Patient safety culture: an unresolved challenge from the past

Article written by CEMP's team

Guaranteeing maximum patient safety has always been a need. Since the times of Hippocrates, when the Hippocratic Oath —a text that includes doctors moral obligations towards their patients— came to be, this priority had a purely ethical nature and, as such, was not specifically considered a practical point subordinated to the quality of the care provided. Today, the concept of Patient Safety culture has changed. Now let’s see what this means.


What is Patient Safety Culture?

Patient Safety Culture, described briefly, has the purpose of avoiding injuries for patients during their assistance or while any clinical activity is developed. Ensuring reliability in patient care is essential to guarantee quality health services.

The consideration of Patient Safety Culture is relatively recent in many countries. However, in the United States, it started approximately two decades ago, according to the scientific publication Errar es humano. In it, it was concluded that between 44,000 and 98,000 people died each year in hospitals in the USA as a result of mistakes that occurred during the medical care process.

That report evidenced, through data, that health care implicitly carries an associated risk, which depends on three factors: patient vulnerability, the potential for human errors and system failures.

According to the World Health Organization:

The performance of positive health care must first ensure it’s provided in an adequate, balanced, complete and effective manner.

To ensure that the application of patient safety culture is beneficial, it is necessary to follow clear action policies and count with qualified health professionals who help improve safety for patients.

By recognizing patient safety as a global health priority, the WHO, at its annual Health Assembly, established the official World Patient Safety Day. Next, let’s go through the reason for this day and the importance of its meaning.


The origin of World Patient Safety Day

The first World Patient Safety Day is recent; it was celebrated on September 17, 2019 and, since then, it has been commemorated every year on the same date. This crucially important day was first established in May 2019, at the 72nd World Health Assembly, with the adoption of resolution WHA 72.6, entitled ‘Global action for patient safety.’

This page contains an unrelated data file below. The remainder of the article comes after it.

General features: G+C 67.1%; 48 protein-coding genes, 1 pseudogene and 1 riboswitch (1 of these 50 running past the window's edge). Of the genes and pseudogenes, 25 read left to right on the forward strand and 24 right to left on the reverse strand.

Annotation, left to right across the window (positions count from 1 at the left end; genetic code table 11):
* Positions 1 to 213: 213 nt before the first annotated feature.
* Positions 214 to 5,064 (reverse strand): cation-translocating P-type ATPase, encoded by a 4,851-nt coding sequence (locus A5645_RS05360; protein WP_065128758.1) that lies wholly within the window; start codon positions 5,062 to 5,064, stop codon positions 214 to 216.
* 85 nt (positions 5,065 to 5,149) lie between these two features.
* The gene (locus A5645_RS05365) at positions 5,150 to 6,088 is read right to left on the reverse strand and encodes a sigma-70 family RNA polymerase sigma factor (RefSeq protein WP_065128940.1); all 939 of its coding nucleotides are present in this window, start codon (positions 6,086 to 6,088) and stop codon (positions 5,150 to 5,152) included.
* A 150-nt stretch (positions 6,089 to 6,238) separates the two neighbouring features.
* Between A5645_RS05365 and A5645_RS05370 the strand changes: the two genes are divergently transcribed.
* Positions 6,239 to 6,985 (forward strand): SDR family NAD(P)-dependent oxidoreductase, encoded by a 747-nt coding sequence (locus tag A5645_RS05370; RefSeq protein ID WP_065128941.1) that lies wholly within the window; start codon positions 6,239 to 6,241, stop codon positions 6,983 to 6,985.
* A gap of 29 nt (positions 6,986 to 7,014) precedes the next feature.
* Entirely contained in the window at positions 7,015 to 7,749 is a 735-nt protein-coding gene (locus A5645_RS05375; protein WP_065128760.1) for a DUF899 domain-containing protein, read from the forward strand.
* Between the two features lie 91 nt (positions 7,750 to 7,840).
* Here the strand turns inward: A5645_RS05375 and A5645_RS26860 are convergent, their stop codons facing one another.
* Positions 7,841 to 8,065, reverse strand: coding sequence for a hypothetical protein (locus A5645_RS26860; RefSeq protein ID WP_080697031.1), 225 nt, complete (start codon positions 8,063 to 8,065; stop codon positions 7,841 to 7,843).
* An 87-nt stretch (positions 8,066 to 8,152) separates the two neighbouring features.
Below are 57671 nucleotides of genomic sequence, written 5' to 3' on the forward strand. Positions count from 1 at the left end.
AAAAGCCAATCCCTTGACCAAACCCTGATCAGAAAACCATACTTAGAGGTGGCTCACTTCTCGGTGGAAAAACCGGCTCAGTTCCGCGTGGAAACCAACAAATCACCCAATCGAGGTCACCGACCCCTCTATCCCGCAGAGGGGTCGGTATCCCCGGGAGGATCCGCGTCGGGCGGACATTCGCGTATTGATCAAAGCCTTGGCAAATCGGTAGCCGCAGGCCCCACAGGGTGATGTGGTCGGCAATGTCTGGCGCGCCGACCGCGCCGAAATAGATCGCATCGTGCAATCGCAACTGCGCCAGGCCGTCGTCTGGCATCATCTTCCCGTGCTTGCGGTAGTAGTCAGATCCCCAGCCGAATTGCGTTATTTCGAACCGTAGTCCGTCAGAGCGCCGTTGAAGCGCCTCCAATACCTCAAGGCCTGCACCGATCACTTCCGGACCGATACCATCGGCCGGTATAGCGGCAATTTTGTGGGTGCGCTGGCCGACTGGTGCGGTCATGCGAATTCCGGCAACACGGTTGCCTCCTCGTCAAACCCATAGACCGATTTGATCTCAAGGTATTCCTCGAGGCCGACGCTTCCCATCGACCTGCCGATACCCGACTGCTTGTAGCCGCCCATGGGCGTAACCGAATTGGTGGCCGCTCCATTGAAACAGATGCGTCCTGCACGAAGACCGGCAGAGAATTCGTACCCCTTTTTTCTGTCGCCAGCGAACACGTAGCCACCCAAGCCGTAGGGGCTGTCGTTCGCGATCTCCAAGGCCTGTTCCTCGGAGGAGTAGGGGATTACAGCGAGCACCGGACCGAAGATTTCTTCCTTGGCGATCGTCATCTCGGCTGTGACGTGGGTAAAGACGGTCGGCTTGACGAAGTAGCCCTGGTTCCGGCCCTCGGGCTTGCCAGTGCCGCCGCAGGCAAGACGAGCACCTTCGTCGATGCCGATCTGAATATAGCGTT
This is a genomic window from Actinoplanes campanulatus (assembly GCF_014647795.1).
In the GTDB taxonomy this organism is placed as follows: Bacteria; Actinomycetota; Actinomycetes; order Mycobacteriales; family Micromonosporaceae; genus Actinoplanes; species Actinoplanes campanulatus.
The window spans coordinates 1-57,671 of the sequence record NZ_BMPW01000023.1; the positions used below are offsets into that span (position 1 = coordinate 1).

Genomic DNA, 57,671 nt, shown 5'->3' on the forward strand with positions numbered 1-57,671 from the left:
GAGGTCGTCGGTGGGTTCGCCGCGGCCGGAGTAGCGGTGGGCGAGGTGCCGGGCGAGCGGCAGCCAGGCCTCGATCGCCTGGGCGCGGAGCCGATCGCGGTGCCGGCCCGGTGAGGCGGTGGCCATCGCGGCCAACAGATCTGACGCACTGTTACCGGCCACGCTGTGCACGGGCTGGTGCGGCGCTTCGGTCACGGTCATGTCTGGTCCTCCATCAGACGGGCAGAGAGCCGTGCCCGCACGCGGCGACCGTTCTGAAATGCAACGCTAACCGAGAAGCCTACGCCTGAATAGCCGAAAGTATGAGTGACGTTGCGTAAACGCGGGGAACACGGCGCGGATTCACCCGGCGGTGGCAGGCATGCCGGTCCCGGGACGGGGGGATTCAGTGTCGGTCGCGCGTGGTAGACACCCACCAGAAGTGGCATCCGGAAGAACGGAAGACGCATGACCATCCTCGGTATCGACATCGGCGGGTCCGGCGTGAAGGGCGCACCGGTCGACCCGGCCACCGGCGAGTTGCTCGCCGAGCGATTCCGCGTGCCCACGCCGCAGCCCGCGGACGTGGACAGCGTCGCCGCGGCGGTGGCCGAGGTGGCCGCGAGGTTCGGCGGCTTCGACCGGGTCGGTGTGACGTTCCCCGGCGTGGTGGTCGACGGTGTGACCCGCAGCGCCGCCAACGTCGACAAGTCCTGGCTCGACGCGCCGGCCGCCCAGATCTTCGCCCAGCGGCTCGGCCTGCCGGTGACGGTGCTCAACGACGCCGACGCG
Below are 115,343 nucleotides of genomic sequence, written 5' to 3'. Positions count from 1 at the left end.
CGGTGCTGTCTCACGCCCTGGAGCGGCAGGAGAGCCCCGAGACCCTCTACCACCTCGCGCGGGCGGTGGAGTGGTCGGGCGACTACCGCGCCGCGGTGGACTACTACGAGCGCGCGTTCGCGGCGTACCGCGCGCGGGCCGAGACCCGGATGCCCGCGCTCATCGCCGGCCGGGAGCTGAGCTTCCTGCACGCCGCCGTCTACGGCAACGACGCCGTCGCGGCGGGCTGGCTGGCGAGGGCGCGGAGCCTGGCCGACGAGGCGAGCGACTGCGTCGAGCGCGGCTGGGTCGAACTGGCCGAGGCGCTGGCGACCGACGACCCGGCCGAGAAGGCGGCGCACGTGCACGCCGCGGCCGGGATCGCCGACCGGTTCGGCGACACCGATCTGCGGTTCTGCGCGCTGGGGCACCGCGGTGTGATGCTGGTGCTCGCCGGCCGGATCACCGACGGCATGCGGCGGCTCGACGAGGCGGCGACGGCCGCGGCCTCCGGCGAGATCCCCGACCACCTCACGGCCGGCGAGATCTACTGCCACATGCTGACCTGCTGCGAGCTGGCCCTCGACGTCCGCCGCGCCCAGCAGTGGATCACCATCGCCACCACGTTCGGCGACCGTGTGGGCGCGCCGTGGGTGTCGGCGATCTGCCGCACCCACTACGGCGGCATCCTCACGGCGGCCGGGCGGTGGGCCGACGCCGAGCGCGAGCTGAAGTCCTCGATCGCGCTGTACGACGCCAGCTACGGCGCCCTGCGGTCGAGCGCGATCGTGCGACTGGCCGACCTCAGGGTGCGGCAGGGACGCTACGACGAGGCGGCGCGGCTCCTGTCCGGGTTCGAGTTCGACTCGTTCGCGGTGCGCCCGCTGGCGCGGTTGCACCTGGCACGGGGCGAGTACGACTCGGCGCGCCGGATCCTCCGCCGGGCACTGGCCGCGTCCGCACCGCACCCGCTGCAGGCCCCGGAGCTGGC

The main idea of the World Health Assembly is included in the motto and principle that best defines patient safety culture: ‘Above all, do no harm’

Let us now see a summary of the main principles of this action: 

What does the global action for patient safety establish?

  • Patient safety will be guaranteed as long as the technology and medical devices used are safe.
  • Health personnel must be highly qualified to be able to perform their duties while guaranteeing patient safety 
  • Access to medicines and other safe and quality basic products must be managed correctly to contribute to patient treatment reliability.
  • The importance of hygiene for patient safety culture and the prevention of healthcare-associated infections and for the reduction of antimicrobial resistance.
  • Health services must be safe, regardless of where they are provided, for all people.


The principles established in this Health Assembly determine importance of coming up with World Patient Safety Day.

The purpose of World Patient Safety Day is to promote patient safety. For this, it is first necessary to increase awareness and social involvement around it, and secondly, to work on an improvement in this regard at a global scale.

However, promoting patient safety is not enough, as damage continues taking place in healthcare-related processes. Every year, in low- and middle-income countries, 134 million people are harmed by the lack of hospital safety. As a result, 2.6 million deceases take place annually.

Similarly, primary and ambulatory care services see 4 out of 10 patients suffer injuries, and 80% of these cases can be prevented if there is adequate care.


What is the cause of patient harm?

The complexity of the environments where health care is provided leads to a greater propensity for human error. Expecting impeccable performances from people who carry out their work in stressful situations and environments is simply not realistic.

However, paying attention to the system in which potential damage might take place and examining it is essential for any improvements to take place. This enhancement will only take place in open and transparent environments where patient safety culture prevails above all else.